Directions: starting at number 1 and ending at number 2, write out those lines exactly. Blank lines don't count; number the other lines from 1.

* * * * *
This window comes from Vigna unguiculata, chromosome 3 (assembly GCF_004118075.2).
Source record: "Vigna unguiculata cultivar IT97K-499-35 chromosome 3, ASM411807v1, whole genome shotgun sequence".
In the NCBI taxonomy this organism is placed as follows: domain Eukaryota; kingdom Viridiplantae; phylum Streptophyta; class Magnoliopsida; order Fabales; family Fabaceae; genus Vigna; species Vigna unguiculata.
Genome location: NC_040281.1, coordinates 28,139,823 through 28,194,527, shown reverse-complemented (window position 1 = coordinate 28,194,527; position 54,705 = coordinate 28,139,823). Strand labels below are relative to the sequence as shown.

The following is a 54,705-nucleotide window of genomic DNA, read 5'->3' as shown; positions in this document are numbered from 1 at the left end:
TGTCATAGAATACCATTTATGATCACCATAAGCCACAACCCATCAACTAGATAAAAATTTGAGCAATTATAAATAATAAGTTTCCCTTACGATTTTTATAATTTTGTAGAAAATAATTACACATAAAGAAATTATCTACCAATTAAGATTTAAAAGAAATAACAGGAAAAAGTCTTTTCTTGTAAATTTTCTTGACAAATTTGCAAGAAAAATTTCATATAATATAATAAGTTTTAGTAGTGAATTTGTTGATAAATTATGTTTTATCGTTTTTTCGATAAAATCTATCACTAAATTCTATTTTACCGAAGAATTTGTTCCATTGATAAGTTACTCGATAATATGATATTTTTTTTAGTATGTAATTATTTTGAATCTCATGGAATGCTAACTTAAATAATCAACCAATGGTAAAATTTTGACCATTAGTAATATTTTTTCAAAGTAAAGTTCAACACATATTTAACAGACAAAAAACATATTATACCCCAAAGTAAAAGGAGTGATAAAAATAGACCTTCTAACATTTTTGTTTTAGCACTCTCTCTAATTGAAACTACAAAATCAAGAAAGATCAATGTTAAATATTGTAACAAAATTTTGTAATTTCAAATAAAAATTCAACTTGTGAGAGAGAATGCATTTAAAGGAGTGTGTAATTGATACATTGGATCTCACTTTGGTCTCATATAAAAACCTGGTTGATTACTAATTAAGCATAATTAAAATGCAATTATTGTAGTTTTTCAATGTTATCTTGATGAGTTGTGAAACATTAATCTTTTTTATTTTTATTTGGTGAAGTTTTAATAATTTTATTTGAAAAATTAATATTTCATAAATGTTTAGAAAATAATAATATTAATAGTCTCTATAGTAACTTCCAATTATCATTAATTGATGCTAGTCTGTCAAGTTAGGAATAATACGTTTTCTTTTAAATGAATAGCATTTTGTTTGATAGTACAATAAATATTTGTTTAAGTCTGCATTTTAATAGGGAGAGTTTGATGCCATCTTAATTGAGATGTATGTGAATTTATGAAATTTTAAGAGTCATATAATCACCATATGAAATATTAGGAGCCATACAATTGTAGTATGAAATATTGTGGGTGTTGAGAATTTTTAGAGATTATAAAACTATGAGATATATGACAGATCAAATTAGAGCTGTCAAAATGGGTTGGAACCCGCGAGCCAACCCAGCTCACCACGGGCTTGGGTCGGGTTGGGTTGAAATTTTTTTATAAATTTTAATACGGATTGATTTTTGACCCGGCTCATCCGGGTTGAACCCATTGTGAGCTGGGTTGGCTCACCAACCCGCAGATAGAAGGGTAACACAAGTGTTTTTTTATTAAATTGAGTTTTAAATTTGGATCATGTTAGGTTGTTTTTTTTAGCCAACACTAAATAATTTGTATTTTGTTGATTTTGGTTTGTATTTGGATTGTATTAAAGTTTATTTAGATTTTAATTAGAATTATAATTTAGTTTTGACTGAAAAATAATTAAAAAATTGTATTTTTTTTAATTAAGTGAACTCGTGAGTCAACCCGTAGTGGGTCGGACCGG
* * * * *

This window comes from Vigna unguiculata, chromosome 3 (assembly GCF_004118075.2).
Source record: "Vigna unguiculata cultivar IT97K-499-35 chromosome 3, ASM411807v1, whole genome shotgun sequence".